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About this product
- DescriptionOn 15 April 1989, ninety-six spectators lost their lives at Sheffield's Hillsborough Stadium as they gathered for an FA Cup semi-final match between Liverpool and Nottingham Forest. The events of that spring afteron sparked a controversy that continues to reverberate through British football and policing to this day.Norman Bettison, a Chief Inspector in the South Yorkshire Police at the time of the Hillsborough disaster, witnessed the tragedy as a spectator at the match. Since then, he has found himself one of the focal points of outrage over the actions of the police. Comments he made in the wake of the Hillsborough Independent Panel in 2012 stoked further criticism in the press and in Parliament and, in October 2012, he resigned from his job as Chief Constable of West Yorkshire Police.This personal account describes how the Hillsborough disaster unfolded, provides an insight into what was happening at South Yorkshire Police headquarters in the aftermath, and gives an objective and compassionate account of the bereaved families' long struggle for justice, all the while charting the author's journey from incent bystander to a symbol of a perceived criminal conspiracy.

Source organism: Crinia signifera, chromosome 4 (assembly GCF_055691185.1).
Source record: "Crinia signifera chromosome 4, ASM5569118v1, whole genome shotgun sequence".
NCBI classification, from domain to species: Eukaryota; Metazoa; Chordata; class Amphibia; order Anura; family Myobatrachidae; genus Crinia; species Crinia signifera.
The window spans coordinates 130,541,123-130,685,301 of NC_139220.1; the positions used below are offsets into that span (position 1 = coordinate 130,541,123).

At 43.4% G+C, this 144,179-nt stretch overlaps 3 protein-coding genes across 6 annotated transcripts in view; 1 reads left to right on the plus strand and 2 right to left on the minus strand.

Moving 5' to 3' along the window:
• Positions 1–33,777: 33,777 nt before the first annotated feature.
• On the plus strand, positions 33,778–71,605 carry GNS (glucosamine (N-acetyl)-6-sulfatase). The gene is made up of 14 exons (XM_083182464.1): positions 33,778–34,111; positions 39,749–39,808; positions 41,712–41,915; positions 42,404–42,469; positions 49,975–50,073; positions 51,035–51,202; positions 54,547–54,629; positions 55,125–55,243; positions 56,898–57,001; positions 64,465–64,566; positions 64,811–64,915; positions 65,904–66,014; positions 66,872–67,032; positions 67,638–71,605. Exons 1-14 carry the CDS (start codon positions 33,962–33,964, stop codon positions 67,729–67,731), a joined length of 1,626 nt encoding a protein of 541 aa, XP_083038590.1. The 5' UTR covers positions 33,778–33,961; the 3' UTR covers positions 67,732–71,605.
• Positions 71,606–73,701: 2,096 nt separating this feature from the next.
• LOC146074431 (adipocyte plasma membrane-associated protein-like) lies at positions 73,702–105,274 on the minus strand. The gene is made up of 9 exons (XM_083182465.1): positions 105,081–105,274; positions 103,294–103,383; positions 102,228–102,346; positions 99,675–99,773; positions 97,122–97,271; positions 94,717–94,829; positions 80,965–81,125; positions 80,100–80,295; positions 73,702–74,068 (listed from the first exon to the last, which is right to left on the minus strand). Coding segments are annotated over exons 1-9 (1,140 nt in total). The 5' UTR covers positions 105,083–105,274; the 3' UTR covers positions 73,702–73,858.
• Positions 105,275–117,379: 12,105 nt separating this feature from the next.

- Author BiographySir Norman Bettison had a forty-year career in policing, serving in three different forces. Along the way, he also held national responsibilities for police officer training and for counter-terrorism. Now retired, he and his wife live in Yorkshire.
- Author(s)Norman Bettison
- PublisherBiteback Publishing
- Date of Publication14/11/2016
- SubjectBiography: Historical, Political & Military
- Place of PublicationLondon
- Country of PublicationUnited Kingdom
- ImprintBiteback Publishing
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